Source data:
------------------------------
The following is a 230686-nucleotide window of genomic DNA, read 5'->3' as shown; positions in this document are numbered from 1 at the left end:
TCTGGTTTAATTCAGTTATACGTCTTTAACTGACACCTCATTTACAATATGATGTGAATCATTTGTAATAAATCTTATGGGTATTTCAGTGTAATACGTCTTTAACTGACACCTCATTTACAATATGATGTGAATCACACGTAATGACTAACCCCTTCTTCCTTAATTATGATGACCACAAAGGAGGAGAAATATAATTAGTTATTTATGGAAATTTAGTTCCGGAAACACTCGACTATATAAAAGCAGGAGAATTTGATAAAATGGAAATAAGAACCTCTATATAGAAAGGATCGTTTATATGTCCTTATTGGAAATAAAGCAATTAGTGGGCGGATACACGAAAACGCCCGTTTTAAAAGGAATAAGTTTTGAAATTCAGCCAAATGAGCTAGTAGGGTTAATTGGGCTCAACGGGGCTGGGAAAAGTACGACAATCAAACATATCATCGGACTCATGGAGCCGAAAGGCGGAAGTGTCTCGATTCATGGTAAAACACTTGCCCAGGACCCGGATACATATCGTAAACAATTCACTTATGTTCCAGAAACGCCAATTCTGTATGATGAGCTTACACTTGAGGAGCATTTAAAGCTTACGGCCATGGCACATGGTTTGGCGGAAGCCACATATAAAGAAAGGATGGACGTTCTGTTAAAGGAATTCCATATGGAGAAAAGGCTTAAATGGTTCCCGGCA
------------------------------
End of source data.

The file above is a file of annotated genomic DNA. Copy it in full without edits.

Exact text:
The following is a 230686-nucleotide window of genomic DNA, read 5'->3' as shown; positions in this document are numbered from 1 at the left end:
TCTGGTTTAATTCAGTTATACGTCTTTAACTGACACCTCATTTACAATATGATGTGAATCATTTGTAATAAATCTTATGGGTATTTCAGTGTAATACGTCTTTAACTGACACCTCATTTACAATATGATGTGAATCACACGTAATGACTAACCCCTTCTTCCTTAATTATGATGACCACAAAGGAGGAGAAATATAATTAGTTATTTATGGAAATTTAGTTCCGGAAACACTCGACTATATAAAAGCAGGAGAATTTGATAAAATGGAAATAAGAACCTCTATATAGAAAGGATCGTTTATATGTCCTTATTGGAAATAAAGCAATTAGTGGGCGGATACACGAAAACGCCCGTTTTAAAAGGAATAAGTTTTGAAATTCAGCCAAATGAGCTAGTAGGGTTAATTGGGCTCAACGGGGCTGGGAAAAGTACGACAATCAAACATATCATCGGACTCATGGAGCCGAAAGGCGGAAGTGTCTCGATTCATGGTAAAACACTTGCCCAGGACCCGGATACATATCGTAAACAATTCACTTATGTTCCAGAAACGCCAATTCTGTATGATGAGCTTACACTTGAGGAGCATTTAAAGCTTACGGCCATGGCACATGGTTTGGCGGAAGCCACATATAAAGAAAGGATGGACGTTCTGTTAAAGGAATTCCATATGGAGAAAAGGCTTAAATGGTTCCCGGCA